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This scene accomplishes two things. In it we meet the head of the witches, Hecate, and it also reinforces the witchcraft idea.
Hecate it the boss, so to speak, and she is none too happy with the three witches who have met with Macbeth. She calls him a wayward son and tells them they should not have told him anything. "Spiteful and wrathful , who, as others do,/Loves for his own end, not for you."
To get back into her good graces, she instructs them on just what she wants them to do the next time they meet with him. They are to tell him and show him certain things which will lead him to think that he cannot be beaten in the war he knows is coming. This, of course, sets up his over-confidence which leads to his downfall.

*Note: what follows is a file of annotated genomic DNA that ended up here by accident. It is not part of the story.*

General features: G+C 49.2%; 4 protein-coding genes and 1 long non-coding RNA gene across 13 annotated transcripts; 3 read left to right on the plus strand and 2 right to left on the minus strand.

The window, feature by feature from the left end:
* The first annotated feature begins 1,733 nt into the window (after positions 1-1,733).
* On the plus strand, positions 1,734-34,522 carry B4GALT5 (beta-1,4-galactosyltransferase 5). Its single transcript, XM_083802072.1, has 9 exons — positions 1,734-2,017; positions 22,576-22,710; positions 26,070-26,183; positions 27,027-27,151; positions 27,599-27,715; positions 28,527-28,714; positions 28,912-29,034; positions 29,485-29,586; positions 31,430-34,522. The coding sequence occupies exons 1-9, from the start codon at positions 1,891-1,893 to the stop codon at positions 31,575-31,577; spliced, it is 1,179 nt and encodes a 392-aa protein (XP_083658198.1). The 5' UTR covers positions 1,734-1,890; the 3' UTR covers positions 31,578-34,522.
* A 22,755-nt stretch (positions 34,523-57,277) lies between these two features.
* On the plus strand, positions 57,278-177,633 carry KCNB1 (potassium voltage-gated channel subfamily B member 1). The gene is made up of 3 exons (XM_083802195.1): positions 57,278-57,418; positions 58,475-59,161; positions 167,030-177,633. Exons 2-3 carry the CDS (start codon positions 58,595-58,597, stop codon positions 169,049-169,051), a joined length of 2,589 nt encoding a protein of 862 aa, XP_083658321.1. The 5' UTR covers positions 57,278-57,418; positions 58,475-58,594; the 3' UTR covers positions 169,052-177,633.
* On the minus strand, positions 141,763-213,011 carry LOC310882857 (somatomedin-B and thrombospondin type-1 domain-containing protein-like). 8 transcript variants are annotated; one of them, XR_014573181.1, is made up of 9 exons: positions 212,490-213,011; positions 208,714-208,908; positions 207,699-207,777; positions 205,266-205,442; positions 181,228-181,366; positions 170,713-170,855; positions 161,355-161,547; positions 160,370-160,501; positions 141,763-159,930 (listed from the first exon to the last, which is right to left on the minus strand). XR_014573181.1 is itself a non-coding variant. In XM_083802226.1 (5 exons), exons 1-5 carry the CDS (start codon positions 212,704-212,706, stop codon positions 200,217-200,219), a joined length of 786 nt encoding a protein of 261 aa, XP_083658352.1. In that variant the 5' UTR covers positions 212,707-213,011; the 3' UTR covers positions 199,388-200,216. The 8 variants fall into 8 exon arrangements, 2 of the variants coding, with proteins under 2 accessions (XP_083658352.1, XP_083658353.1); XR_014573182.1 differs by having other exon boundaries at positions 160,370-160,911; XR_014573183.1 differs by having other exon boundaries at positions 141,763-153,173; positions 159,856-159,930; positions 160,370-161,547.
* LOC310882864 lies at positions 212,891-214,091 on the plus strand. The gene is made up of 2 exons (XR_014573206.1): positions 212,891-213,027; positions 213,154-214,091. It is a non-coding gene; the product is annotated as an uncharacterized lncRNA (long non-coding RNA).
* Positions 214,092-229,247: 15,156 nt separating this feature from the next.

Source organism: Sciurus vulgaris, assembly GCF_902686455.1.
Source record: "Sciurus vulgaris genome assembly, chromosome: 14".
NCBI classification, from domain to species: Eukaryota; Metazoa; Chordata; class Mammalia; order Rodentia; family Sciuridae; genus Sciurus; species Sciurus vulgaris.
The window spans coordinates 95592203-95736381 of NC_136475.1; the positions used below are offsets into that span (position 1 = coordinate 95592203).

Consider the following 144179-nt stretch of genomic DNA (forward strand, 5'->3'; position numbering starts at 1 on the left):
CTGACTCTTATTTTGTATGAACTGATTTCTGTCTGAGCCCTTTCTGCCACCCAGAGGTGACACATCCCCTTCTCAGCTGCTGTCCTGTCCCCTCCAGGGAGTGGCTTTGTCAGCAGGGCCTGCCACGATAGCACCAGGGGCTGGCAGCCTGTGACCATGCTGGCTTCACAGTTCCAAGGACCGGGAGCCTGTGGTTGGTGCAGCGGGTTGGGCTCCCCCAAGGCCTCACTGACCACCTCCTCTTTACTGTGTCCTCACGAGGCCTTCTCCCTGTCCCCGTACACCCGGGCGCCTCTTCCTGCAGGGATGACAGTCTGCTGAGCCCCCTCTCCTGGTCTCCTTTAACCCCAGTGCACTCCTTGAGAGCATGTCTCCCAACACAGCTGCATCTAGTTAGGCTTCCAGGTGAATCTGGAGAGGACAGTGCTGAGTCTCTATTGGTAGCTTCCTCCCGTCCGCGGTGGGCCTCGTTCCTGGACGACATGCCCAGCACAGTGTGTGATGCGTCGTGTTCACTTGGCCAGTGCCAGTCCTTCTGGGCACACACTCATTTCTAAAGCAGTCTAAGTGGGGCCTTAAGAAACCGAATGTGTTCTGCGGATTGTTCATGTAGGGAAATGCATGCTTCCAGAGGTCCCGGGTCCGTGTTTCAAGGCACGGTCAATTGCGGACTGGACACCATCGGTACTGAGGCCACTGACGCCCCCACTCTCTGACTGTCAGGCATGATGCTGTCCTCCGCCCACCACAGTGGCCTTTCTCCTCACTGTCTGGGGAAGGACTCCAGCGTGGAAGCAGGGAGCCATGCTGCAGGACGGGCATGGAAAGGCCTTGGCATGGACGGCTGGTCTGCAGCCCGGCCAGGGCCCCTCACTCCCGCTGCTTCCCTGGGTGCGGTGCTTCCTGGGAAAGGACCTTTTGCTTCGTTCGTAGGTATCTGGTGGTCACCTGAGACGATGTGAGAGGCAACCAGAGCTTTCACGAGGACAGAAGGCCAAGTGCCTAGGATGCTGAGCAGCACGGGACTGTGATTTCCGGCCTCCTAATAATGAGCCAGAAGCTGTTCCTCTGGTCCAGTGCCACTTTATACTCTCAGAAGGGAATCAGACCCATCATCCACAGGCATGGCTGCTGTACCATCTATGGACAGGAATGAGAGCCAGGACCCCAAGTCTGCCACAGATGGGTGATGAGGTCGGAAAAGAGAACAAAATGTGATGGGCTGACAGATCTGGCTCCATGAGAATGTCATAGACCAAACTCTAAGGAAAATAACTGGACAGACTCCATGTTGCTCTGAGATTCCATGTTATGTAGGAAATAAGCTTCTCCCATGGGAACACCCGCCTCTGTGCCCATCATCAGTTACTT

The second half of the scene with the sprites shows Hecate's power but it also plays into the Elizabethan audience's belief in witchcraft. Witches and demons were very real to Elizabethan England. King James himself had written about witchcraft.
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